Dark Devotional: The Kingdom of God is for Losers, Weirdos, and Strange People

Dark Devotional: The Kingdom of God is for Losers, Weirdos, and Strange People August 19, 2016

Vintage Catholic School Photo (Public Domain)


A few years ago, Stephen Colbert did a hilarious video about the need to make Catholicism cool again. He made it as a response to a Mormon video that shows Mormons doing cool, amazing things in their lives. Colbert’s video featured a surfer Catholic dude on a skateboard, playing the electronic guitar and high-fiving a tiger.

Check it out Here.

Colbert is poking gentle fun to lampoon the worldview of these church promotional campaigns. And, in case anyone thinks I’m picking on the Mormons, evangelicals and Catholics are often much worse. I sometimes feel like it’s a “please like us” campaign or maybe we think people will be lead into the kingdom of God because we can high five tigers and eat ‘za while do it.

Colbert’s video is meant, I think, to remind Christians about Jesus’ words in the Gospel reading for Sunday. The kingdom of God is for the last, the rejected and the losers. How do we know this? He uses the metaphor of the narrow gate. This is a powerful idea because it means we can bring nothing with us. A narrow gate means you have to squeeze, squirm and conform your body to pass through it. We’ve got to drop our cool lives, our perfect families, our amazing money-making jobs, and our beauty to even be a part of the kingdom of God.

This is a call for us to embrace humility and that’s really hard, especially for American Christians who’ve been raised on steady diet of success stories. Instead of trotting out stories of failure and loss, we bring out the athletes, the celebrities and the politicians as supposed validation of the Kingdom of God. But to learn true humility, you’ve got to fail and to fail big. This is especially true if your life is full of spiritual pride and arrogance.

There’s nothing cool about this process. It doesn’t look beautiful or hip. It’s messy, gross and terrible. Take it from me. The last four years of my life have been an unending series of catastrophic failures in my personal and professional life. In order to learn about the Kingdom, I had to learn my lessons in the schoolyard of purgio.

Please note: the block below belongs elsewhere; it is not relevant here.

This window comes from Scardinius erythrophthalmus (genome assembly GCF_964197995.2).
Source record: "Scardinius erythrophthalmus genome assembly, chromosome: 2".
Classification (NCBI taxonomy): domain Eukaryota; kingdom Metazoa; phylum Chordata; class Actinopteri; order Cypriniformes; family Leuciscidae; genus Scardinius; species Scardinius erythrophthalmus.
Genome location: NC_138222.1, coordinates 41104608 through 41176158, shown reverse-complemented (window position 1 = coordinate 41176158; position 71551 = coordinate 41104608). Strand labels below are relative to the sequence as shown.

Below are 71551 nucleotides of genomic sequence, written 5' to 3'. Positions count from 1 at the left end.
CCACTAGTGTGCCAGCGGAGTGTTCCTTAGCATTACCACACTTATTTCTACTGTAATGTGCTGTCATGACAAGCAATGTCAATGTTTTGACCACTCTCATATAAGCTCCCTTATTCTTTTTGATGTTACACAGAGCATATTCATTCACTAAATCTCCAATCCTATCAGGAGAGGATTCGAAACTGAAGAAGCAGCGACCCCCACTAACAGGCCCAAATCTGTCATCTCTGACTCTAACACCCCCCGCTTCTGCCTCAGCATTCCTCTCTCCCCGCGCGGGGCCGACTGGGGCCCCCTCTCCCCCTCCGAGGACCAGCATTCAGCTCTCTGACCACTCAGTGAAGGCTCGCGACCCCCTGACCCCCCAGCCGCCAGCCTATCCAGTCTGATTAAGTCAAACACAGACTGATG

And, Christ have mercy, how I learned.

Here is my litany of failures:

I failed at everything. I failed at being a minister. I failed at being a husband. I failed at being a dad. I failed at being a good friend. I failed at being a good college student. I failed at being a good employee.

If you look at my life, there’s not a lot to be proud of, at least, not in the areas that count. No one is going to hold me up as the model Christian, model Catholic, model Dad, or model (ex -)husband. Nothing about me screams, “Hey, do it as I just did it.” Nothing about my life meets the American Christian model of success or vibrancy. And there is nothing really cool or mind blowing about me. People call me a geek. I have crooked teeth.

And now, I’m ready to move into the kingdom after 42 years. I’m ready to learn how to really be a saint, not just what I believed as a white American Christian. I can now enter the narrow gate, because I’ve got nothing left. I’m naked, alone and afraid.

The beautiful thing is, Jesus promises that when I walk through that narrow gate, I’ll find the kingdom of God. And it’s not going to be easy. It’s not going to be glorious. There won’t be many times I get to high-five tigers. But, for once in my life, I’m actually learning what it means to follow Christ, to take up my cross and stumble after him.

What does that look like? Honestly, I’m afraid to ask. I really don’t want to know what lies ahead of me on this last half of my life. Chances are, it’s going to mean a life of struggle, sadness, and pain. There are going to be things that happen to me that break my heart.

But, see, losers like me get our heart broken because we’re open to love. We’re open to the fire of the Kingdom and it’s dangerous. It requires us to constantly get our heart broken and unite with Christ in his suffering. You can’ t make a cool video about that, because there’s nothing cool about it.

The good thing is, we’re given other people to walk that journey with. For too long, I’ve tried to do things on my own and make myself the sole guardian of my spiritual life. Thankfully, I failed at that as well. When I look at this week’s readings for Mass, I see that I’m surrounded by a Great Cloud of Losers, Wankers, malcontents, bitches, douches, failures, losers, and other assorted broken people. We’re all journeying towards the banquet at the world’s end where true love comes to teach us about the narrow gate of love.

I’m thankful for them because they get what it means to fail. And be loved in spite of that failure.

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